Abq Zine Fest 9 is just around the corner and coming to Barelas! For those of you who don’t know what a “zine” is, it is a homemade publication devoted to social and cultural subject matters. It draws from the DIY philosophy as an alternative to conventional publishing and professional design. The woman behind the creation of Abq Zine Fest is Marya Errin Jones. Marya is a force in the Albuquerque creative community and also runs the Tannex, a DIY art space in Barelas. The Tannex is an inclusive live music venue, community-gathering space, and Zine library all rolled into one. I met up with Marya and co-producer of Abq Zine Fest, Liza Bley, at the Tannex for Staples & Sips, a zine making hangout. We talked about Abq Zine Fest 9 and the Tannex.
When was the Tannex started and why?
Marya: The Tannex was started in 2012. I think it was January or February. It started from the Tan Gallery next door, which was previously Graft Gallery, the Donkey Gallery, and now Fourteen Fifteen Gallery. Andy Lyman was curator and founder of the Tan. One day he called me and said this space was opening for rent. I thought about it and said okay. Andy, Joe Cardillo, and I were the first group of curators of the Tannex. We worked for a month to open it.
To those that are not familiar with the Tannex, how would you describe it?
Marya: The Tannex is a multi-verse performance space, hangout room, experimental space, zine library, and nest. What I hear from folks is that they feel comfortable here, they can relax and feel at home. It’s a safe space and there’s a growing awareness of that and it’s affected people who come to shows here.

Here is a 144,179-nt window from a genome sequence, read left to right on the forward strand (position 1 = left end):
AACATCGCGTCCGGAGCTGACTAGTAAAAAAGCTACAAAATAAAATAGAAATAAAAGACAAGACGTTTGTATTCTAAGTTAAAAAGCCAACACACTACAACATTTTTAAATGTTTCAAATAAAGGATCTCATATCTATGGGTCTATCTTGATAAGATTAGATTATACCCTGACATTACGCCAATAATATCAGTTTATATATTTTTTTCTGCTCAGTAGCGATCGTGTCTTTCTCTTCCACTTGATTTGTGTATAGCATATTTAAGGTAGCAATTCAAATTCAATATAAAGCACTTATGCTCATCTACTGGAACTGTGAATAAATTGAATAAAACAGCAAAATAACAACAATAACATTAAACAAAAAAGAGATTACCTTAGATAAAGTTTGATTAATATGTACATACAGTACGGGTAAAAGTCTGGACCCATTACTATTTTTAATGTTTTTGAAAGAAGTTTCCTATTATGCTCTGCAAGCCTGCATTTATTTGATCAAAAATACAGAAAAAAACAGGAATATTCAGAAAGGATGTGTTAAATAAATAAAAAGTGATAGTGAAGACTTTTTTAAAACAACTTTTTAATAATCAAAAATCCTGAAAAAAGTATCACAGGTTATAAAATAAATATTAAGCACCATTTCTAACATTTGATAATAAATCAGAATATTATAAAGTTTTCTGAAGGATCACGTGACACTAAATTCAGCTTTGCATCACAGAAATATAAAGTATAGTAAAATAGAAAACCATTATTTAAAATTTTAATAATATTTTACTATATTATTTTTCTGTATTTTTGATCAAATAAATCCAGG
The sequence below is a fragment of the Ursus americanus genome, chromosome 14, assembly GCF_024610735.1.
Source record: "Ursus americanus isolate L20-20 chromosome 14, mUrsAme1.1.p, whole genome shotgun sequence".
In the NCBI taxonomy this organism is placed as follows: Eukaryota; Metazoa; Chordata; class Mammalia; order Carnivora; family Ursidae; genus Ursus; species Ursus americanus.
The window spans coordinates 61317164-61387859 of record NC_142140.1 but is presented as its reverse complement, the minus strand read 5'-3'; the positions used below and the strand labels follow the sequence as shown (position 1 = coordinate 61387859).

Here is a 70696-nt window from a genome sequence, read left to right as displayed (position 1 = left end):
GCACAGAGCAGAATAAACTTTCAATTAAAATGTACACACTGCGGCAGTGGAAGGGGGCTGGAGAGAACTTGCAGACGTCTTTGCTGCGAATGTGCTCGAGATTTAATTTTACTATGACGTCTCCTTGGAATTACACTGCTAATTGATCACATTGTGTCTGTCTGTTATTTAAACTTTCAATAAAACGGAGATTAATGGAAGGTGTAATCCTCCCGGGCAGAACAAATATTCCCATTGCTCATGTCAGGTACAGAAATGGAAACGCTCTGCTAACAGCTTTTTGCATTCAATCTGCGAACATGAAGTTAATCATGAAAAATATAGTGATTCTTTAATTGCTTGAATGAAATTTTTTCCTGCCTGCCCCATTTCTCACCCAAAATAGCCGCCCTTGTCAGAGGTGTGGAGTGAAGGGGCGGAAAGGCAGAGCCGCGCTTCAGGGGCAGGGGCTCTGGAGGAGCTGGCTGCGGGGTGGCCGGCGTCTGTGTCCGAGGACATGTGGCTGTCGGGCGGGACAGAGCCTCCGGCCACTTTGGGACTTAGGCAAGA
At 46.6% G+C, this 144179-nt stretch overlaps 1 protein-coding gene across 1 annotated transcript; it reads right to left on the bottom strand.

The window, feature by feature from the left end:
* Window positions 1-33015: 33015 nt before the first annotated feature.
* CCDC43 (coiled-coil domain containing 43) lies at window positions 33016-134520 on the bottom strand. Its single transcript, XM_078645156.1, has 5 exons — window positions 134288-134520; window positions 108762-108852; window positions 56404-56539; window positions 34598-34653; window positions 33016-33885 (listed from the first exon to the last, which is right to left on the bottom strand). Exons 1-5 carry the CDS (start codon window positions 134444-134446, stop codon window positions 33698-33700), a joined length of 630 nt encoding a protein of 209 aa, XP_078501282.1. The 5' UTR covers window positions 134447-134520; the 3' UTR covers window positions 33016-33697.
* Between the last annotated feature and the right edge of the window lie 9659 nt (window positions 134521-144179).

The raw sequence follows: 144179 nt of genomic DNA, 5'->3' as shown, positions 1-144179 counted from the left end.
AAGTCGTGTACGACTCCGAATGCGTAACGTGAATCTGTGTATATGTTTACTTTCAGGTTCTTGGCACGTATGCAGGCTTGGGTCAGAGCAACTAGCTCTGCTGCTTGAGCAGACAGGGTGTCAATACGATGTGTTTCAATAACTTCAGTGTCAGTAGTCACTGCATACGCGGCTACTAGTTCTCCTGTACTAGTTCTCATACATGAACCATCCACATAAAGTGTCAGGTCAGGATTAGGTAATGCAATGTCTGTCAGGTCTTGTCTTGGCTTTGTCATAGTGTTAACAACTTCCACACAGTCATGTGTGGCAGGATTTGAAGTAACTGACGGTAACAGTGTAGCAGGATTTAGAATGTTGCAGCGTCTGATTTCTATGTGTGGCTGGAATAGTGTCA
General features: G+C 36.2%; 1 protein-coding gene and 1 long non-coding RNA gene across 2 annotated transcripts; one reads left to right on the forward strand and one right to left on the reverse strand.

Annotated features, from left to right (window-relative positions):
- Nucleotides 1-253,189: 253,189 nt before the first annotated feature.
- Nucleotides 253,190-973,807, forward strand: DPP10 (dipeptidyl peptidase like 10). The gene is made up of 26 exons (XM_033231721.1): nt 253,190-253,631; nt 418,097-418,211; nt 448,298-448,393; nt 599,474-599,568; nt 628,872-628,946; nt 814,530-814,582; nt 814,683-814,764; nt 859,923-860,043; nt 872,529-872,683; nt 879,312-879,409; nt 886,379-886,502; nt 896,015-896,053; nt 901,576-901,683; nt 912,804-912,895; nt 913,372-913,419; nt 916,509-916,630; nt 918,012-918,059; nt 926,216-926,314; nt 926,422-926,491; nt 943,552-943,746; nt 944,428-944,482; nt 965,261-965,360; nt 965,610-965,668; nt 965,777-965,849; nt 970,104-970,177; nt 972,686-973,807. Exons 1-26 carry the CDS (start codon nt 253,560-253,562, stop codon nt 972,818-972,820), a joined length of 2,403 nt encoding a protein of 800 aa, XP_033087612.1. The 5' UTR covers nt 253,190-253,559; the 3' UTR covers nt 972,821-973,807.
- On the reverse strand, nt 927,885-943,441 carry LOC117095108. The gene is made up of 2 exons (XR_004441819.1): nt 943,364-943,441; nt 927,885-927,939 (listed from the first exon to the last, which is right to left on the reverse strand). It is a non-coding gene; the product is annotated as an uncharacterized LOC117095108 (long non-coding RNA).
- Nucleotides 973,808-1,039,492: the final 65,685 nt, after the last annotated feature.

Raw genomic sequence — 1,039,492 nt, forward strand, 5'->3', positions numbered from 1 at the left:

Tell me about the history of Abq Zine fest.
Liza: I was introduced to Zine fest when I moved here. In 2011, I went to a zine reading at the Cellar Door and that’s where I met Marya. I found out she was going to be running the first zine fest. I applied as an exhibitor. It was at the Harwood and that first year it was 3 days long, which was a lot of time and energy. In 2015 when I started volunteering at zine fest was when I understood all the work that went into it. I didn’t come on as a co-producer of the event until 2016.
Marya: For the first four years, it took 6-9 months to organize it. I think that’s why it’s remained sustainable. Now with Liza, I can do a lot more. We bring organizational skills from our day jobs.
Liza: It takes a ton of time and dedication and is a labor of love for the pure enjoyment of wanting a zine fest.
What’s new at Abq Zine Fest 9?
Marya: This year it will be at the National Hispanic Cultural Center, which is AMAZING! I reached out to them earlier this year and they wanted to partner with us.
Liza: Sponsorship this year has been incredible.
Marya: Zine fest will be October 5th. We’ve partnered with the Tamarind Institute and artist and zinester, Bijou Karman will be doing a talk on October 4th at the Tamarind Institute. We’re also bringing in Breena Nuñez. She’s a comic book illustrator based out of Oakland and she’ll be doing a talk and a zine reading at the festival. She teaches a class on comics for people of color and resistance.
Liza: Also the fanny pack zine fest art! This year the art is by zinester Samantha Andrews and there’s going to be cool merch!
Abq Zine Fest is a free event! Last year was my first year attending, and I will definitely be back this year. If you are not familiar with zines, check out the Tannex’s extensive zine collection during their library hours and see what the hype is all about. For a full list of exhibitors and to check out any of the other events leading up to Abq Zine Fest, visit their website at www.abqzf.com or their Facebook page. To find out zine library hours or to see what shows or events are happening at the Tannex, visit their Facebook page and Instagram page: @thetannex